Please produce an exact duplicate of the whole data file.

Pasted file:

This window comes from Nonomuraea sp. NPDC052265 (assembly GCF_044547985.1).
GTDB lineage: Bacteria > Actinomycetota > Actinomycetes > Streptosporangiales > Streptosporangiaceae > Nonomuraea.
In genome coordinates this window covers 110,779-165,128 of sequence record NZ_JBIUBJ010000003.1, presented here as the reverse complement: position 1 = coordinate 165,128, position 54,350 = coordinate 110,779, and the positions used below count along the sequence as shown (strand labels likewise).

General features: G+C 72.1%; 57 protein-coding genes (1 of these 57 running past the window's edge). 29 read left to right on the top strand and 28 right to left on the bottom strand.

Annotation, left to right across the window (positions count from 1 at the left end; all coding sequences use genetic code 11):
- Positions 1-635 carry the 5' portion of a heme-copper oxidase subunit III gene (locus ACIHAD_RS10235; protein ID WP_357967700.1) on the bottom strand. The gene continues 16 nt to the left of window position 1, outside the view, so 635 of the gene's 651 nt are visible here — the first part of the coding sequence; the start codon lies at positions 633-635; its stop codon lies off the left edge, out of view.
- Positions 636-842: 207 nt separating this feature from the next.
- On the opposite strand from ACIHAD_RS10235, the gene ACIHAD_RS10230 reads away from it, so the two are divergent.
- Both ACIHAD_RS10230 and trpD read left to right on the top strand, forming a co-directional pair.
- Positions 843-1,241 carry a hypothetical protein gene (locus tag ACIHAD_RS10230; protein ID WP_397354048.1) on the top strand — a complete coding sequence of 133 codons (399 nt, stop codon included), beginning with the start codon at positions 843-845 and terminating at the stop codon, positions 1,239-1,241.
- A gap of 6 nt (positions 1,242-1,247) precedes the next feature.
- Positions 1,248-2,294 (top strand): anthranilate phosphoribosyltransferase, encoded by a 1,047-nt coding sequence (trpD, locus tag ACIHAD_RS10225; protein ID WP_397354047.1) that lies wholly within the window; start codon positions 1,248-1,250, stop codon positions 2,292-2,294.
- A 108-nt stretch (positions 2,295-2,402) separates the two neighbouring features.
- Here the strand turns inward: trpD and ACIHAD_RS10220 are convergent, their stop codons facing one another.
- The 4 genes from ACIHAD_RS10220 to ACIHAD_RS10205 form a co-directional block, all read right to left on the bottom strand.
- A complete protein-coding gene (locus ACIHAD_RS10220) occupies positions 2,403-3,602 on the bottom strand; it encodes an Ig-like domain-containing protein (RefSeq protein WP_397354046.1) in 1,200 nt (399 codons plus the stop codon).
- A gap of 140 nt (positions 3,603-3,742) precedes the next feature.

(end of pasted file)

This window comes from Nonomuraea sp. NPDC052265 (assembly GCF_044547985.1).
GTDB lineage: Bacteria > Actinomycetota > Actinomycetes > Streptosporangiales > Streptosporangiaceae > Nonomuraea.
In genome coordinates this window covers 110,779-165,128 of sequence record NZ_JBIUBJ010000003.1, presented here as the reverse complement: position 1 = coordinate 165,128, position 54,350 = coordinate 110,779, and the positions used below count along the sequence as shown (strand labels likewise).

General features: G+C 72.1%; 57 protein-coding genes (1 of these 57 running past the window's edge). 29 read left to right on the top strand and 28 right to left on the bottom strand.

Annotation, left to right across the window (positions count from 1 at the left end; all coding sequences use genetic code 11):
- Positions 1-635 carry the 5' portion of a heme-copper oxidase subunit III gene (locus ACIHAD_RS10235; protein ID WP_357967700.1) on the bottom strand. The gene continues 16 nt to the left of window position 1, outside the view, so 635 of the gene's 651 nt are visible here — the first part of the coding sequence; the start codon lies at positions 633-635; its stop codon lies off the left edge, out of view.
- Positions 636-842: 207 nt separating this feature from the next.
- On the opposite strand from ACIHAD_RS10235, the gene ACIHAD_RS10230 reads away from it, so the two are divergent.
- Both ACIHAD_RS10230 and trpD read left to right on the top strand, forming a co-directional pair.
- Positions 843-1,241 carry a hypothetical protein gene (locus tag ACIHAD_RS10230; protein ID WP_397354048.1) on the top strand — a complete coding sequence of 133 codons (399 nt, stop codon included), beginning with the start codon at positions 843-845 and terminating at the stop codon, positions 1,239-1,241.
- A gap of 6 nt (positions 1,242-1,247) precedes the next feature.
- Positions 1,248-2,294 (top strand): anthranilate phosphoribosyltransferase, encoded by a 1,047-nt coding sequence (trpD, locus tag ACIHAD_RS10225; protein ID WP_397354047.1) that lies wholly within the window; start codon positions 1,248-1,250, stop codon positions 2,292-2,294.
- A 108-nt stretch (positions 2,295-2,402) separates the two neighbouring features.
- Here the strand turns inward: trpD and ACIHAD_RS10220 are convergent, their stop codons facing one another.
- The 4 genes from ACIHAD_RS10220 to ACIHAD_RS10205 form a co-directional block, all read right to left on the bottom strand.
- A complete protein-coding gene (locus ACIHAD_RS10220) occupies positions 2,403-3,602 on the bottom strand; it encodes an Ig-like domain-containing protein (RefSeq protein WP_397354046.1) in 1,200 nt (399 codons plus the stop codon).
- A gap of 140 nt (positions 3,603-3,742) precedes the next feature.